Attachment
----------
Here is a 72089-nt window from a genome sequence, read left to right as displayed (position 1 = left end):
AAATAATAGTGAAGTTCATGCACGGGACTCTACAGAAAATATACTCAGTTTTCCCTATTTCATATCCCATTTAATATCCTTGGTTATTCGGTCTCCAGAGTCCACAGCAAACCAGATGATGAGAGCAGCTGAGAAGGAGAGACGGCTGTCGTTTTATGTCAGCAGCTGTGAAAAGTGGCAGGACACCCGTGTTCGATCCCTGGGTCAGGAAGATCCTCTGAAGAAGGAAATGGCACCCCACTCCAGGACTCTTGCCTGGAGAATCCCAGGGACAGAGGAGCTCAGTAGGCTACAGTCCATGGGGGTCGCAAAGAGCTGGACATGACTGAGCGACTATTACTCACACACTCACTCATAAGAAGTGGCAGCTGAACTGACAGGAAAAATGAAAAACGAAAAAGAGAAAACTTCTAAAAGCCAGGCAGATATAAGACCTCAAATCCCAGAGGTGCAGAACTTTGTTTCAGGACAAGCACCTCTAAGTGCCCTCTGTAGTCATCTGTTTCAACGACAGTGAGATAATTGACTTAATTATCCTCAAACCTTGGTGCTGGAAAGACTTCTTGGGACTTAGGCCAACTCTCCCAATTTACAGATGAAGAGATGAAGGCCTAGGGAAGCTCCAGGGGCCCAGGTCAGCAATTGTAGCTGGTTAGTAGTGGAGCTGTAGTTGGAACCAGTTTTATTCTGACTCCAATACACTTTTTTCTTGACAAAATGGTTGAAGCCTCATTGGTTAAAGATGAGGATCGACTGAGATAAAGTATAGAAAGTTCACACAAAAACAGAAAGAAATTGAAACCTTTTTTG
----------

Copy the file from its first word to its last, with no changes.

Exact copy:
Here is a 72089-nt window from a genome sequence, read left to right as displayed (position 1 = left end):
AAATAATAGTGAAGTTCATGCACGGGACTCTACAGAAAATATACTCAGTTTTCCCTATTTCATATCCCATTTAATATCCTTGGTTATTCGGTCTCCAGAGTCCACAGCAAACCAGATGATGAGAGCAGCTGAGAAGGAGAGACGGCTGTCGTTTTATGTCAGCAGCTGTGAAAAGTGGCAGGACACCCGTGTTCGATCCCTGGGTCAGGAAGATCCTCTGAAGAAGGAAATGGCACCCCACTCCAGGACTCTTGCCTGGAGAATCCCAGGGACAGAGGAGCTCAGTAGGCTACAGTCCATGGGGGTCGCAAAGAGCTGGACATGACTGAGCGACTATTACTCACACACTCACTCATAAGAAGTGGCAGCTGAACTGACAGGAAAAATGAAAAACGAAAAAGAGAAAACTTCTAAAAGCCAGGCAGATATAAGACCTCAAATCCCAGAGGTGCAGAACTTTGTTTCAGGACAAGCACCTCTAAGTGCCCTCTGTAGTCATCTGTTTCAACGACAGTGAGATAATTGACTTAATTATCCTCAAACCTTGGTGCTGGAAAGACTTCTTGGGACTTAGGCCAACTCTCCCAATTTACAGATGAAGAGATGAAGGCCTAGGGAAGCTCCAGGGGCCCAGGTCAGCAATTGTAGCTGGTTAGTAGTGGAGCTGTAGTTGGAACCAGTTTTATTCTGACTCCAATACACTTTTTTCTTGACAAAATGGTTGAAGCCTCATTGGTTAAAGATGAGGATCGACTGAGATAAAGTATAGAAAGTTCACACAAAAACAGAAAGAAATTGAAACCTTTTTTG